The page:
PLEDGE NOW
Here and Now with Robin Young and Jeremy Hobson
Public radio's live
midday news program
With sponsorship from
Mathworks - Accelerating the pace of engineering and science
Accelerating the pace
of engineering and science
Friday, May 31, 2013

Listener Letters: Critically-Ill Girl

We received passionate response to our segment yesterday about a dying Pennsylvania girl who is on the top of the pediatric waiting list for donor lungs, but the bottom of the adult list, despite her critical condition.

Several listeners didn’t like the tone of some of my questions to Dr. Stewart Sweet, a physician who helped draft the regulations for lung donation.

Amy Von wrote on Here & Now’s website, “I think that in your effort to draw him out you ended up sounding somewhat hostile toward him and toward the system.”

Jan Groh of Portland, Oregon, objected to my asking whether Sarah would die if left at the bottom of the adult transplant list, calling the question “sensationalism.”

Other listeners wished that we’d spent more time talking about why there’s a critical shortage of donor organs in the first place.

In fact, Dr. Sweet did raise this issue after our interview, but unfortunately, it didn’t make it into the final edited version of the story. Here’s what he said:

“The way to solve this problem is to get a donor for every child. And everyone who’s listening to this story, please please please make the commitment to working on the donor side of this equation as much as you are interested and passionate about working on the fairness and allocation side of the story. Because we have to work on both of them to get it right.”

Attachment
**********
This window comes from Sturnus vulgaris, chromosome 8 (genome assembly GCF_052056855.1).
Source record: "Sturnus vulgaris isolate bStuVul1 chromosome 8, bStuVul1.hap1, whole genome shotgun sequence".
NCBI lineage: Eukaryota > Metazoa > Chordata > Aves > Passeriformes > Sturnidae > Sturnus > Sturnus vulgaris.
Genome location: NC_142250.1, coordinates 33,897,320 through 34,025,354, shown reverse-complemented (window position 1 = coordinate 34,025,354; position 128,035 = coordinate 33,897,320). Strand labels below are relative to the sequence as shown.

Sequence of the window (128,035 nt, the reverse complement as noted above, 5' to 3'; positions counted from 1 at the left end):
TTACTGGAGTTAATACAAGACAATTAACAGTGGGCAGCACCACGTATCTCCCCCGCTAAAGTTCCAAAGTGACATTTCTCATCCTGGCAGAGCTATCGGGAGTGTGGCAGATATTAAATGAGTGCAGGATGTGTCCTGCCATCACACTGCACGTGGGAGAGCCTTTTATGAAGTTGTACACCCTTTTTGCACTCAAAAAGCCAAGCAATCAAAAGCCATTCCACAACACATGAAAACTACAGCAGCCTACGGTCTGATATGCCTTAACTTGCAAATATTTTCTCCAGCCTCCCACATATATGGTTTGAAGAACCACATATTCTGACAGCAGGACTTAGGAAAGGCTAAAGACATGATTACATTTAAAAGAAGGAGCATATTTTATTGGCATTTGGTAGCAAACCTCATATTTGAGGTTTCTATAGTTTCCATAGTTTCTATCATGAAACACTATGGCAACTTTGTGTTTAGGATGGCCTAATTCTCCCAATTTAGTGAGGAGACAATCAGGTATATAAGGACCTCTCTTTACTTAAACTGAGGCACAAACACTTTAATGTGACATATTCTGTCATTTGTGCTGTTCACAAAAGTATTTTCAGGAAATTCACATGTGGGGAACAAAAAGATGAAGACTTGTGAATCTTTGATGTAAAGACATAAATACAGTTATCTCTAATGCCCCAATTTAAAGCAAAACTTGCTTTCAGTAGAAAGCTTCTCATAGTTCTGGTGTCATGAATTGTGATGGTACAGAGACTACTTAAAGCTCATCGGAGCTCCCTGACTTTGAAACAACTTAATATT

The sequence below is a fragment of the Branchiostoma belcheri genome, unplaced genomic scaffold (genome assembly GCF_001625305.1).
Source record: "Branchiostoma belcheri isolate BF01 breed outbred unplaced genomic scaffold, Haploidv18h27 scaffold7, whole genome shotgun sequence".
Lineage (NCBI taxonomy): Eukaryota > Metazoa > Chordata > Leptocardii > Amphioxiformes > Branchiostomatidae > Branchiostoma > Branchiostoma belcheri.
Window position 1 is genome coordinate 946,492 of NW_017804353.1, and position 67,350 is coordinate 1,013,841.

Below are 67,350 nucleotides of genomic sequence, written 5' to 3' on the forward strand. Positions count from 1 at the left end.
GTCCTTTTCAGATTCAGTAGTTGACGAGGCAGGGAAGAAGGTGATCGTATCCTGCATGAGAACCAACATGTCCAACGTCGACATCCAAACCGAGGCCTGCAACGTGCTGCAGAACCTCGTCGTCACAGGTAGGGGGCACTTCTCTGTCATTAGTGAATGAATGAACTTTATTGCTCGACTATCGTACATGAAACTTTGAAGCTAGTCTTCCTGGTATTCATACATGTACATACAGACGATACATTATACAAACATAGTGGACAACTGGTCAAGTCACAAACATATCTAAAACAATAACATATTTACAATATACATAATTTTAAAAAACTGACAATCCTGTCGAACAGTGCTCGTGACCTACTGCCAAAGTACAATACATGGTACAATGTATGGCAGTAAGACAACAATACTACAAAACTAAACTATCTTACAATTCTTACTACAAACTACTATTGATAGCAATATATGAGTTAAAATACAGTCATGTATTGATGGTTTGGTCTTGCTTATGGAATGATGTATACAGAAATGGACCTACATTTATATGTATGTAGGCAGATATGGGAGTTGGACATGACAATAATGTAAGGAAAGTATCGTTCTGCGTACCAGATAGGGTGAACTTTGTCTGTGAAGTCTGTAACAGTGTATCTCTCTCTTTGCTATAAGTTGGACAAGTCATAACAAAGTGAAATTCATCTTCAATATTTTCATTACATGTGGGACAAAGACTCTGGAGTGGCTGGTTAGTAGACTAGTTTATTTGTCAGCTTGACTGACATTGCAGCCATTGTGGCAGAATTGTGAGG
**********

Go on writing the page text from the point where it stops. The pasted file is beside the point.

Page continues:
And we always try to get it right. Keep telling us when we do and when we don’t.


Please follow our community rules when engaging in comment discussion on this site.
Spotlight

From controversial new textbooks to a Maverick family reunion, here are stories from Jeremy Hobson's week in Houston and San Antonio.

Robin and Jeremy

Robin Young and Jeremy Hobson host Here & Now, a live two-hour production of NPR and WBUR Boston.

June 29 5 Comments

First Known Plane Hijacking Was A Flight To Freedom

Nearly 60 years ago, a forced laborer in a Hungarian brick factory hatched a far-fetched plan to escape.

June 29 25 Comments

Paul Thurmond Explains His Change Of Heart On The Confederate Flag

The state senator is now among those calling for the flag to be removed from near the South Carolina State House.

June 26 4 Comments

What Happens When Mavericks Gather For Family Reunion

Their family name inspired the English word we know today. We drop in on their unusual family reunion in San Antonio.

June 25 79 Comments

Controversial New Textbooks Go Into Use This Fall In Texas

The books contain information challenged by academics, that critics say is making education far too political.